Narcissists Take NO Personal Responsibility

Narcissists take NO personal responsibility

Do you ever wonder why you find yourself carrying all the responsibility in your relationship? Do you find yourself listening to excuse after excuse for his or her bad behavior? Are you tired of hearing why it’s okay THIS time?

Excuses pile up –

  • I had a bad childhood.
  • My parents argued a lot.
  • I’m tired today.
  • I have a stressful job.
  • I have a headache.

If there is ALWAYS a reason for being a callous jerk, then you might consider that he or she is just a callous jerk. I accepted excuse after excuse for years, until I finally realized that there is ALWAYS a reason. He always had an explanation why “this time” it was okay for him to be harsh, cold and callous.

In reality, he had become incredibly good at making excuses and convincing me that these were legitimate reasons. It was such an easy way for him to take no responsibility for the way he was treating me and the boys. This way he never needed to put any effort into being nice to us. He could treat us any way he pleased, and it never mattered.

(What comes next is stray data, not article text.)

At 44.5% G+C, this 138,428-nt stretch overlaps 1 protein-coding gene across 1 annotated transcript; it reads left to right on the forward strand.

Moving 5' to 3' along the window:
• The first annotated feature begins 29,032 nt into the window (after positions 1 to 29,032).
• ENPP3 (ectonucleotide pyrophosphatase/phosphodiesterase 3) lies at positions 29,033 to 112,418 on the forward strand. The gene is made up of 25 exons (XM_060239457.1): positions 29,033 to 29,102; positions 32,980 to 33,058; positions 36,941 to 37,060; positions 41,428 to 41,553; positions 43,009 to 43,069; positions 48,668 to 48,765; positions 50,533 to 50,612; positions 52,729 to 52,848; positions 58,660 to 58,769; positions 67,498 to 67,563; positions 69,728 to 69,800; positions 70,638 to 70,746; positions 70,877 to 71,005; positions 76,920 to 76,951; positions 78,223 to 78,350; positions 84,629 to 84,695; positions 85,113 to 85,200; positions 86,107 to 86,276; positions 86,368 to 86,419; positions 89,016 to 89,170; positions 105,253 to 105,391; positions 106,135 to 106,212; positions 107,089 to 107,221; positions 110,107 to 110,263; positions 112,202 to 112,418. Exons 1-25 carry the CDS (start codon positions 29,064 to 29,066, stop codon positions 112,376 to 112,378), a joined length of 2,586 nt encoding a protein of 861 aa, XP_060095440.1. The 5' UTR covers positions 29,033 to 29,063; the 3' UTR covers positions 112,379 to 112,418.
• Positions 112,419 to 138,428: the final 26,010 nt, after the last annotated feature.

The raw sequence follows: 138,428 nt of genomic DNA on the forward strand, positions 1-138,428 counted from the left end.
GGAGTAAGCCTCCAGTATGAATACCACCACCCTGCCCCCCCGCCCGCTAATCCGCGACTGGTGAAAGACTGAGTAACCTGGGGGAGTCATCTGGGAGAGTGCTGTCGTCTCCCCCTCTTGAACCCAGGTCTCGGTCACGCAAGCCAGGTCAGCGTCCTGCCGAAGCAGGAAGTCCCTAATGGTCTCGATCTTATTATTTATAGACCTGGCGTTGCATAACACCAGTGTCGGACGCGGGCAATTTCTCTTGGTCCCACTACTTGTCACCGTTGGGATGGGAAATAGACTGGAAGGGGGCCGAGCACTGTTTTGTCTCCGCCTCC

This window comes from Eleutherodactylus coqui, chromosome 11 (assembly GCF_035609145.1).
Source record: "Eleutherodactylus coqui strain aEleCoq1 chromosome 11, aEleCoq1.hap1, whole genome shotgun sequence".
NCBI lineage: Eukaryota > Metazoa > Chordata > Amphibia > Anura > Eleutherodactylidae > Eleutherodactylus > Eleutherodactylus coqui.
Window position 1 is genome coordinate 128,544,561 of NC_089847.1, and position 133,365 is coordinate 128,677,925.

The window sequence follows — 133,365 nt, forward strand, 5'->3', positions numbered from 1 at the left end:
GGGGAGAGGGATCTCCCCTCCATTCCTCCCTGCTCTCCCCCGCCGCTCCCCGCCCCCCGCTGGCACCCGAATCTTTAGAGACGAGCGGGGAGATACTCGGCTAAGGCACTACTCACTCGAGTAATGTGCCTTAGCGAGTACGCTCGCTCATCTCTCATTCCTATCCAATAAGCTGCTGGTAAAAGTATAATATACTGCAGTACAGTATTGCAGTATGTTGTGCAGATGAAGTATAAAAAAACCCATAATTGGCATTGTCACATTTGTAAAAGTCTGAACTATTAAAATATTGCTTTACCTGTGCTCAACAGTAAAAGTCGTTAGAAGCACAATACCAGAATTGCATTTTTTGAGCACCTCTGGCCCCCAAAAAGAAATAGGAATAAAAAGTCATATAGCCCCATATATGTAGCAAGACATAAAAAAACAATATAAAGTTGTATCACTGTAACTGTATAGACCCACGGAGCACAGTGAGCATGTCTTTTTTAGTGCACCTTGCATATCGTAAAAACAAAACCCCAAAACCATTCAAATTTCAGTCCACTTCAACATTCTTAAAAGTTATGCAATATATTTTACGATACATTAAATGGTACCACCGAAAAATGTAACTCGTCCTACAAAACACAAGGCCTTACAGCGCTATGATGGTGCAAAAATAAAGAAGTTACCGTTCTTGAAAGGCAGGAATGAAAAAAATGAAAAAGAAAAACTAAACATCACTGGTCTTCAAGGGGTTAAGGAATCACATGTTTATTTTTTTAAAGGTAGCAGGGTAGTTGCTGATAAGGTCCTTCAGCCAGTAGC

Here are some real examples from my relationship with him. Some are blatantly obvious, while others are more subtle and hidden. As a covert narc, my husband used more of the subtle approach than the outright obvious. It took me years to really see what was going on and why I felt the way I did. For the ease of telling the stories, I am going to call him “Steve.” This is not his real name.

Outside playing football with our boys

Steve and our oldest son, a young teenager, were on one end of the yard, fighting for the football. I threw it to them. In the collision for the ball, our son’s elbow hit his elbow. Steve sharply yelled, “Ow!” He turned away from our son and stormed off. All the way across the yard, our son was following behind him saying, “Dad, are you okay? I’m sorry. It was an accident.” With desperation in his voice, he was begging his dad to answer him. Never turning around or acknowledging him, Steve coldly stormed into the house. I encouraged the boys to continue playing football, assuring our son that it was okay.

In a few minutes, I went into the house to check on him and talk with him. He was sitting with an ice pack on his “so clearly injured arm.” After confirming that he was in fact okay, I tried to talk with him about how he left our son feeling. Yet all Steve could focus on was that he was the one that was injured. The attitude was “Since I am the one that is hurt, I don’t see what the problem is.” I guess because he was injured, he could treat everyone however he chose.

This type scenario happened constantly through our married life together. If he is injured, watch out world. The injury erases all need for being responsible for his behavior to others.

Bumping our son in kitchen